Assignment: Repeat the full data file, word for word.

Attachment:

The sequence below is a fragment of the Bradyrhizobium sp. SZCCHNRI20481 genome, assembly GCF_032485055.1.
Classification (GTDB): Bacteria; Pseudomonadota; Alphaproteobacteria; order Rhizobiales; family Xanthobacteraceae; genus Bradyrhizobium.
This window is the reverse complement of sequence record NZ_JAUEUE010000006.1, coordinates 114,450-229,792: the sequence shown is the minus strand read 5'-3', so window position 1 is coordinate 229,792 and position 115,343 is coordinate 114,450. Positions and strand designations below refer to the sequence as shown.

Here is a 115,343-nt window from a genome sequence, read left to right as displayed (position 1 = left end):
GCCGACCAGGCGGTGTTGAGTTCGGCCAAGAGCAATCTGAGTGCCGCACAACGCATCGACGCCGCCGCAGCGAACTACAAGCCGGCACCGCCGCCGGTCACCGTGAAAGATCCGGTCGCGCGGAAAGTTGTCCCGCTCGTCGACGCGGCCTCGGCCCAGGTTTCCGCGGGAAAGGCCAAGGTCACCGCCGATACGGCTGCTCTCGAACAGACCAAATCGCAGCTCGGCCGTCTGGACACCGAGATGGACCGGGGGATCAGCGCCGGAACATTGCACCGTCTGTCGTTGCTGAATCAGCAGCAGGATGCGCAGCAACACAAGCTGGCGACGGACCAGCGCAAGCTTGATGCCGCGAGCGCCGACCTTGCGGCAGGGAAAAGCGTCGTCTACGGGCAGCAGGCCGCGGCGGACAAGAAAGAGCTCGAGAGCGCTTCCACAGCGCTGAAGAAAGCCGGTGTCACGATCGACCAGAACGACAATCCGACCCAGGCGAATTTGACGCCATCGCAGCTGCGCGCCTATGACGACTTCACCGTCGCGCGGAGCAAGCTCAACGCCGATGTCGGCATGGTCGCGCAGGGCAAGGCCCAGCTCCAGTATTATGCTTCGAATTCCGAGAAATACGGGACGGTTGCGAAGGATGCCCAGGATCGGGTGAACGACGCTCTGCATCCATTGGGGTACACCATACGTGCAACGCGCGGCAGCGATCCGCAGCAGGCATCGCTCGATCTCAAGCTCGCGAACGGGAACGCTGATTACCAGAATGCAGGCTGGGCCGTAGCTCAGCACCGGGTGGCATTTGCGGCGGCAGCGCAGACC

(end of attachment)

The sequence below is a fragment of the Bradyrhizobium sp. SZCCHNRI20481 genome, assembly GCF_032485055.1.
Classification (GTDB): Bacteria; Pseudomonadota; Alphaproteobacteria; order Rhizobiales; family Xanthobacteraceae; genus Bradyrhizobium.
This window is the reverse complement of sequence record NZ_JAUEUE010000006.1, coordinates 114,450-229,792: the sequence shown is the minus strand read 5'-3', so window position 1 is coordinate 229,792 and position 115,343 is coordinate 114,450. Positions and strand designations below refer to the sequence as shown.

Here is a 115,343-nt window from a genome sequence, read left to right as displayed (position 1 = left end):
GCCGACCAGGCGGTGTTGAGTTCGGCCAAGAGCAATCTGAGTGCCGCACAACGCATCGACGCCGCCGCAGCGAACTACAAGCCGGCACCGCCGCCGGTCACCGTGAAAGATCCGGTCGCGCGGAAAGTTGTCCCGCTCGTCGACGCGGCCTCGGCCCAGGTTTCCGCGGGAAAGGCCAAGGTCACCGCCGATACGGCTGCTCTCGAACAGACCAAATCGCAGCTCGGCCGTCTGGACACCGAGATGGACCGGGGGATCAGCGCCGGAACATTGCACCGTCTGTCGTTGCTGAATCAGCAGCAGGATGCGCAGCAACACAAGCTGGCGACGGACCAGCGCAAGCTTGATGCCGCGAGCGCCGACCTTGCGGCAGGGAAAAGCGTCGTCTACGGGCAGCAGGCCGCGGCGGACAAGAAAGAGCTCGAGAGCGCTTCCACAGCGCTGAAGAAAGCCGGTGTCACGATCGACCAGAACGACAATCCGACCCAGGCGAATTTGACGCCATCGCAGCTGCGCGCCTATGACGACTTCACCGTCGCGCGGAGCAAGCTCAACGCCGATGTCGGCATGGTCGCGCAGGGCAAGGCCCAGCTCCAGTATTATGCTTCGAATTCCGAGAAATACGGGACGGTTGCGAAGGATGCCCAGGATCGGGTGAACGACGCTCTGCATCCATTGGGGTACACCATACGTGCAACGCGCGGCAGCGATCCGCAGCAGGCATCGCTCGATCTCAAGCTCGCGAACGGGAACGCTGATTACCAGAATGCAGGCTGGGCCGTAGCTCAGCACCGGGTGGCATTTGCGGCGGCAGCGCAGACC